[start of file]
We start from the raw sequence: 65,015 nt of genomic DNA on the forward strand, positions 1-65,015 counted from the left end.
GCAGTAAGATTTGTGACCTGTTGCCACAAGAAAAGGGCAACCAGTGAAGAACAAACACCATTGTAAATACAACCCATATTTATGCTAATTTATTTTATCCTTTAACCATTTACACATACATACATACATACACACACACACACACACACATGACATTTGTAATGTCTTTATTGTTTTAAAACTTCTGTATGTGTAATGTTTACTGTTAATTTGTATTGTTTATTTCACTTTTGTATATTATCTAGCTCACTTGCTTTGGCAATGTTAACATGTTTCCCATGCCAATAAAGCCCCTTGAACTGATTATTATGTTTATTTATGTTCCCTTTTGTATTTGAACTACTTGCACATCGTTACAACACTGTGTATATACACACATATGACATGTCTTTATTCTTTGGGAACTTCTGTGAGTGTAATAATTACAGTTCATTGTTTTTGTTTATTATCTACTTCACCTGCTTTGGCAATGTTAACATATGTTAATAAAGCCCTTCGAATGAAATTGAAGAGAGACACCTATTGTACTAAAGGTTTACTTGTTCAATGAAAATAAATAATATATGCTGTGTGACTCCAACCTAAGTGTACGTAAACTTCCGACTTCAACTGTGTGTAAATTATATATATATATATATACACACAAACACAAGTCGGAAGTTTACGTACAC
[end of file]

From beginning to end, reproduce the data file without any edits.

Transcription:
We start from the raw sequence: 65,015 nt of genomic DNA on the forward strand, positions 1-65,015 counted from the left end.
GCAGTAAGATTTGTGACCTGTTGCCACAAGAAAAGGGCAACCAGTGAAGAACAAACACCATTGTAAATACAACCCATATTTATGCTAATTTATTTTATCCTTTAACCATTTACACATACATACATACATACACACACACACACACACACATGACATTTGTAATGTCTTTATTGTTTTAAAACTTCTGTATGTGTAATGTTTACTGTTAATTTGTATTGTTTATTTCACTTTTGTATATTATCTAGCTCACTTGCTTTGGCAATGTTAACATGTTTCCCATGCCAATAAAGCCCCTTGAACTGATTATTATGTTTATTTATGTTCCCTTTTGTATTTGAACTACTTGCACATCGTTACAACACTGTGTATATACACACATATGACATGTCTTTATTCTTTGGGAACTTCTGTGAGTGTAATAATTACAGTTCATTGTTTTTGTTTATTATCTACTTCACCTGCTTTGGCAATGTTAACATATGTTAATAAAGCCCTTCGAATGAAATTGAAGAGAGACACCTATTGTACTAAAGGTTTACTTGTTCAATGAAAATAAATAATATATGCTGTGTGACTCCAACCTAAGTGTACGTAAACTTCCGACTTCAACTGTGTGTAAATTATATATATATATATATACACACAAACACAAGTCGGAAGTTTACGTACAC